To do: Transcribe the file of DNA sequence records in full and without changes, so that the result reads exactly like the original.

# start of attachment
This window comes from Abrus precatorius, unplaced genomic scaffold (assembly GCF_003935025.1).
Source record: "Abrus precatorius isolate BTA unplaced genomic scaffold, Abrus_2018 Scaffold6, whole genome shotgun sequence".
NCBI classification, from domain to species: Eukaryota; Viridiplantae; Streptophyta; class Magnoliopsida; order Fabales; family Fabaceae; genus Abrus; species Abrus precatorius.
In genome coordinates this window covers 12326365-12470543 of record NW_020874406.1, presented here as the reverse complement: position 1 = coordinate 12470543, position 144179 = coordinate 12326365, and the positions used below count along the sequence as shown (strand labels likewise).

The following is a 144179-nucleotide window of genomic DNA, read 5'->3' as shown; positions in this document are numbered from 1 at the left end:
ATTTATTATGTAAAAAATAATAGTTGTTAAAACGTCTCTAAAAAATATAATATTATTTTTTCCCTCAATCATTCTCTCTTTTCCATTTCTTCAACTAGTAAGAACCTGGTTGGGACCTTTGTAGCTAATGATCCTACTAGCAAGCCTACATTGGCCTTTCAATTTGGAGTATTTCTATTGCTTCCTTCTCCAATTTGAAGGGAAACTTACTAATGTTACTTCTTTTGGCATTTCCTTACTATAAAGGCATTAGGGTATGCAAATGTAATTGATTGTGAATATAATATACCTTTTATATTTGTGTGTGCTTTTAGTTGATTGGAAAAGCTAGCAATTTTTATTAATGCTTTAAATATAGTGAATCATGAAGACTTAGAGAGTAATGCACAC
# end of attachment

This window comes from Abrus precatorius, unplaced genomic scaffold (assembly GCF_003935025.1).
Source record: "Abrus precatorius isolate BTA unplaced genomic scaffold, Abrus_2018 Scaffold6, whole genome shotgun sequence".
NCBI classification, from domain to species: Eukaryota; Viridiplantae; Streptophyta; class Magnoliopsida; order Fabales; family Fabaceae; genus Abrus; species Abrus precatorius.
In genome coordinates this window covers 12326365-12470543 of record NW_020874406.1, presented here as the reverse complement: position 1 = coordinate 12470543, position 144179 = coordinate 12326365, and the positions used below count along the sequence as shown (strand labels likewise).

The following is a 144179-nucleotide window of genomic DNA, read 5'->3' as shown; positions in this document are numbered from 1 at the left end:
ATTTATTATGTAAAAAATAATAGTTGTTAAAACGTCTCTAAAAAATATAATATTATTTTTTCCCTCAATCATTCTCTCTTTTCCATTTCTTCAACTAGTAAGAACCTGGTTGGGACCTTTGTAGCTAATGATCCTACTAGCAAGCCTACATTGGCCTTTCAATTTGGAGTATTTCTATTGCTTCCTTCTCCAATTTGAAGGGAAACTTACTAATGTTACTTCTTTTGGCATTTCCTTACTATAAAGGCATTAGGGTATGCAAATGTAATTGATTGTGAATATAATATACCTTTTATATTTGTGTGTGCTTTTAGTTGATTGGAAAAGCTAGCAATTTTTATTAATGCTTTAAATATAGTGAATCATGAAGACTTAGAGAGTAATGCACAC